Core Scientific, a Bitcoin (BTC) mining company, may be the next to file for bankruptcy after reporting a third-quarter loss of more than $400 million. The business, regarded as the biggest publicly traded Bitcoin miner in the US, has now lost a staggering $1.7 billion for the year after a new SEC filing revealed a loss of $434 million for the third quarter.
In its most recent filing, the firm stated that management had actively taken initiatives to cut operational costs, remove and postpone development expenses, reduce and delay capital expenditures, and improve hosting revenues.
Is bankruptcy looming?
The firm also mentioned that several debt payments due in October of this year had not been made, and it predicted that its creditors would sue it as a consequence. In October, Core Scientific acknowledged that the company would go bankrupt and was on the verge of doing so. For assistance in assessing strategic options, the business has already retained the law firm Weil, Gotshal & Manges LLP, and PJT Partners LP as financial consultants.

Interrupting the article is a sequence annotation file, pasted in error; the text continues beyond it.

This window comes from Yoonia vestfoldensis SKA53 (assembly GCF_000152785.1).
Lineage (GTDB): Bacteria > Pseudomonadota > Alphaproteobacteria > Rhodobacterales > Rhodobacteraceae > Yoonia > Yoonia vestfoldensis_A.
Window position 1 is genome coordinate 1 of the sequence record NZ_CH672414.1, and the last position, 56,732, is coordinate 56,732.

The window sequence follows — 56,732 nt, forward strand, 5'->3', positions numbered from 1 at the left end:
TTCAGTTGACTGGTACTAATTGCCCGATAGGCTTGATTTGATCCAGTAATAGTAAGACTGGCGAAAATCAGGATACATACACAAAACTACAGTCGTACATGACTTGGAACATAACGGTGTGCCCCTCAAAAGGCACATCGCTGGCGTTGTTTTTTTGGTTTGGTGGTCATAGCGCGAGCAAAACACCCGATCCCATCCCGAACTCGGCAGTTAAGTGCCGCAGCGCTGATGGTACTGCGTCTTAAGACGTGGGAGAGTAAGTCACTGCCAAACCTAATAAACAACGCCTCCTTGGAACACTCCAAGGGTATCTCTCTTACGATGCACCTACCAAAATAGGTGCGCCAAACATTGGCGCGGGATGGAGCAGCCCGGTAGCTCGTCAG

Core Scientific had $32 million in cash and 62 bitcoins as recently as last month. This decreased considerably from the company’s prior position of 8,000 BTC before the second quarter when most of its bitcoin assets were sold off. In its most recent SEC filing, Core Scientific said it expects to run out of funds “by the end of 2022 or sooner.” It said there is now a “serious question” about the company’s capacity to do business as usual.
A probable bankruptcy for Core Scientific is anticipated to have wide-ranging effects on the bitcoin and cryptocurrency mining sector, given the size of the Nasdaq-listed firm. Following the announcement of the results report on Tuesday, shares of Core Scientific fell 20% for the day. This year, almost 99% of the stock’s value has been lost.
Are mining companies in the fall?
Argo Blockchain, a cryptocurrency mining company, is also attempting to raise additional liquidity through subscriptions for common shares and has warned that failure could result in the company ceasing operations. Core Scientific is one of many cryptocurrency mining companies struggling to remain operational in the current market.
Iris Energy, an Australian mining company, also disclosed in a Nov. 21 statement to the SEC that it had disconnected hardware because the units were providing “insufficient cash flow,” which is another indication of financial hardship.
Charles Edwards, the founder of asset management Capriole Investments, has been particularly pessimistic about the health of Bitcoin mining and highlighted in a tweet on November 22 that this kind of reaction is typical when the price of Bitcoin is lower than the cost of mining.